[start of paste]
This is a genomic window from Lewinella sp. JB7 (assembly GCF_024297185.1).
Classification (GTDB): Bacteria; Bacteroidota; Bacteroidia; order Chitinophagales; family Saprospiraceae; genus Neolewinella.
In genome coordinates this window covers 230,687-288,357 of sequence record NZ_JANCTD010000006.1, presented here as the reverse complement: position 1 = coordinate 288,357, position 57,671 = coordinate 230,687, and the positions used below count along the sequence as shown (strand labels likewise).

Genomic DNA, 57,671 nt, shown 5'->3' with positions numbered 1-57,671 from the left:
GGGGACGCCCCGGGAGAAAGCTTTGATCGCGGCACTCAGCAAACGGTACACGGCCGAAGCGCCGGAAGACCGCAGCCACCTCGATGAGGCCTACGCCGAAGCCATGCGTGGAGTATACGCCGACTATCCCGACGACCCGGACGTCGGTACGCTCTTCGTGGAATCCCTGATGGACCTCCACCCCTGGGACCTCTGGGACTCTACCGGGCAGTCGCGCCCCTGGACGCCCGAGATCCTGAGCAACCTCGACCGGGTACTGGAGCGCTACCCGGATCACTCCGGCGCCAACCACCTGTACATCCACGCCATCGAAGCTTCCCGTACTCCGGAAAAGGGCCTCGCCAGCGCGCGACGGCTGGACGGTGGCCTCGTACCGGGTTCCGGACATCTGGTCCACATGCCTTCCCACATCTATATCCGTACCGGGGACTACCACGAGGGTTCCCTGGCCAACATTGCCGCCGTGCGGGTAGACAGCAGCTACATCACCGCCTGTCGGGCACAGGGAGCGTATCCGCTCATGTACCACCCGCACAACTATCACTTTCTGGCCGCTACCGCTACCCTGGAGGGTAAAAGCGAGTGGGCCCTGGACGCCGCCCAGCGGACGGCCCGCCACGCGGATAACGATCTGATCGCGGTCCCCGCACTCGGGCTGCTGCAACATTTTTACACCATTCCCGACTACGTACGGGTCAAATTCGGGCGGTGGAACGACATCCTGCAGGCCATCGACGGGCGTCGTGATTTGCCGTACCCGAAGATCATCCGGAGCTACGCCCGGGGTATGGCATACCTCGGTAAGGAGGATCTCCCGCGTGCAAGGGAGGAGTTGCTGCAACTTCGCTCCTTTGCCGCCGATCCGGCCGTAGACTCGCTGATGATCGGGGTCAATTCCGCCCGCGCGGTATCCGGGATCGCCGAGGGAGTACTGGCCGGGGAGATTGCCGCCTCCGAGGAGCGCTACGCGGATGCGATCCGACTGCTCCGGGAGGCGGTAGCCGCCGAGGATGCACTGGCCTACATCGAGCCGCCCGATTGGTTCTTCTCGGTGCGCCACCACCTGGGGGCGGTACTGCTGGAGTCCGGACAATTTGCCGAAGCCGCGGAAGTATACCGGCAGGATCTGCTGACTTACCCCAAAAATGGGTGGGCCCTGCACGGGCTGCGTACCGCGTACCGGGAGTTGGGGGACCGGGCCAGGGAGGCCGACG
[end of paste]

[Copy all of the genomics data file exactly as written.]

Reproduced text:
This is a genomic window from Lewinella sp. JB7 (assembly GCF_024297185.1).
Classification (GTDB): Bacteria; Bacteroidota; Bacteroidia; order Chitinophagales; family Saprospiraceae; genus Neolewinella.
In genome coordinates this window covers 230,687-288,357 of sequence record NZ_JANCTD010000006.1, presented here as the reverse complement: position 1 = coordinate 288,357, position 57,671 = coordinate 230,687, and the positions used below count along the sequence as shown (strand labels likewise).

Genomic DNA, 57,671 nt, shown 5'->3' with positions numbered 1-57,671 from the left:
GGGGACGCCCCGGGAGAAAGCTTTGATCGCGGCACTCAGCAAACGGTACACGGCCGAAGCGCCGGAAGACCGCAGCCACCTCGATGAGGCCTACGCCGAAGCCATGCGTGGAGTATACGCCGACTATCCCGACGACCCGGACGTCGGTACGCTCTTCGTGGAATCCCTGATGGACCTCCACCCCTGGGACCTCTGGGACTCTACCGGGCAGTCGCGCCCCTGGACGCCCGAGATCCTGAGCAACCTCGACCGGGTACTGGAGCGCTACCCGGATCACTCCGGCGCCAACCACCTGTACATCCACGCCATCGAAGCTTCCCGTACTCCGGAAAAGGGCCTCGCCAGCGCGCGACGGCTGGACGGTGGCCTCGTACCGGGTTCCGGACATCTGGTCCACATGCCTTCCCACATCTATATCCGTACCGGGGACTACCACGAGGGTTCCCTGGCCAACATTGCCGCCGTGCGGGTAGACAGCAGCTACATCACCGCCTGTCGGGCACAGGGAGCGTATCCGCTCATGTACCACCCGCACAACTATCACTTTCTGGCCGCTACCGCTACCCTGGAGGGTAAAAGCGAGTGGGCCCTGGACGCCGCCCAGCGGACGGCCCGCCACGCGGATAACGATCTGATCGCGGTCCCCGCACTCGGGCTGCTGCAACATTTTTACACCATTCCCGACTACGTACGGGTCAAATTCGGGCGGTGGAACGACATCCTGCAGGCCATCGACGGGCGTCGTGATTTGCCGTACCCGAAGATCATCCGGAGCTACGCCCGGGGTATGGCATACCTCGGTAAGGAGGATCTCCCGCGTGCAAGGGAGGAGTTGCTGCAACTTCGCTCCTTTGCCGCCGATCCGGCCGTAGACTCGCTGATGATCGGGGTCAATTCCGCCCGCGCGGTATCCGGGATCGCCGAGGGAGTACTGGCCGGGGAGATTGCCGCCTCCGAGGAGCGCTACGCGGATGCGATCCGACTGCTCCGGGAGGCGGTAGCCGCCGAGGATGCACTGGCCTACATCGAGCCGCCCGATTGGTTCTTCTCGGTGCGCCACCACCTGGGGGCGGTACTGCTGGAGTCCGGACAATTTGCCGAAGCCGCGGAAGTATACCGGCAGGATCTGCTGACTTACCCCAAAAATGGGTGGGCCCTGCACGGGCTGCGTACCGCGTACCGGGAGTTGGGGGACCGGGCCAGGGAGGCCGACG